Schama, a historian and New York Times bestselling author, has a monumental new book-a chronicle of the 3000-year history of the Jewish people, told in two volumes and in a five-part television documentary airing on BBC and PBS.
With the lavishly illustrated first volume, The Story of the Jews: Finding the Words 1000 BC - 1492 AD., Schama takes readers from the time when scholars begin to talk about the Jews as a unified people and religious community to the traumatic moment of their expulsion from Spain.
The wide-ranging narrative explores Jews living as integral parts of four civilizations: the ancient Near East, the Hellenistic and Roman world, medieval Christianity, and Islam. Schama explores often overlooked elements like the origin of Judaism in both Hellenic and pagan practices, and the longstanding culture of Arab Jews. From London in the Middle Ages to the synagogues of Spain, he challenges stereotypes and recreates a story of heroism in everyday life as much as one of grand tragedies.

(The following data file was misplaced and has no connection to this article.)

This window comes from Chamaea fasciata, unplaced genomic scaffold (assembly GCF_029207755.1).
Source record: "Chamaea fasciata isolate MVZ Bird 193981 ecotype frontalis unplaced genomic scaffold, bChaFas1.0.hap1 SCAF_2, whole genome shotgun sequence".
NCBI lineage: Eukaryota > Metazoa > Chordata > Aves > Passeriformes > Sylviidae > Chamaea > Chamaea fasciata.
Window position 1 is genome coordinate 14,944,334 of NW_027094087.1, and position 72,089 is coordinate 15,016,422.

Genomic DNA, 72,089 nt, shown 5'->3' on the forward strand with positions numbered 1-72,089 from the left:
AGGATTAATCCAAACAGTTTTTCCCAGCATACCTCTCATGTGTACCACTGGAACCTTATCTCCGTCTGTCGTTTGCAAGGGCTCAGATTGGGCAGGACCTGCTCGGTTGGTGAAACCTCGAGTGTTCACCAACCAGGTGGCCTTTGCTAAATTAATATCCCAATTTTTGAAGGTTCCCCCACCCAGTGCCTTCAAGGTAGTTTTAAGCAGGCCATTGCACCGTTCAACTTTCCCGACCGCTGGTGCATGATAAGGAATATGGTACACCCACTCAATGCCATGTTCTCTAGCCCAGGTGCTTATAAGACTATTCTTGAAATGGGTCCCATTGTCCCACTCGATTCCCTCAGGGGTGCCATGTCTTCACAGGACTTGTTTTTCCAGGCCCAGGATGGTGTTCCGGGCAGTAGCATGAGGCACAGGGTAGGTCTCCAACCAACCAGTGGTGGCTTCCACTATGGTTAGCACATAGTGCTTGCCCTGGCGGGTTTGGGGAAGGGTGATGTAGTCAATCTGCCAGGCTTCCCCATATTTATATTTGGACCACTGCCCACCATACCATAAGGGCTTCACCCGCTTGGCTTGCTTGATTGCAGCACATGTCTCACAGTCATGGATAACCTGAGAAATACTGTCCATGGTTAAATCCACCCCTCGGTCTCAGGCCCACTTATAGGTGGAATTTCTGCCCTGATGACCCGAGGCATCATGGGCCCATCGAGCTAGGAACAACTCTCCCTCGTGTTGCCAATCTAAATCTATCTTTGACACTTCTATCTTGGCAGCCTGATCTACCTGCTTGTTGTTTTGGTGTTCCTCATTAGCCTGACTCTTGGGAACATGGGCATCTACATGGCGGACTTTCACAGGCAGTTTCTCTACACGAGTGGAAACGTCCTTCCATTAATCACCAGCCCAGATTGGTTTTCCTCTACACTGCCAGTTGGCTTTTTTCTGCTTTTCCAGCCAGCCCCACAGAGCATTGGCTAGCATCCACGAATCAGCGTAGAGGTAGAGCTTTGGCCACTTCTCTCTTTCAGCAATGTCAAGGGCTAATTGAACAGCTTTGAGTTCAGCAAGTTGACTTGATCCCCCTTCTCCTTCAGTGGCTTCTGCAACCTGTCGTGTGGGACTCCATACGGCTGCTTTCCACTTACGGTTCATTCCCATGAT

Simon Schama is a contributor to The New Yorker and the University Professor of Art History and History at Columbia University. "Scribble, Scribble, Scribble," a collection of his writing on art, food, politics, and literature, will be published next spring.
Historian Simon Schama, writer and host of the television series The Story of the Jews, looks for pluralism in the Jewish community, describes the "as a Jew..." syndrome, and explains why he identifies as a Zionist.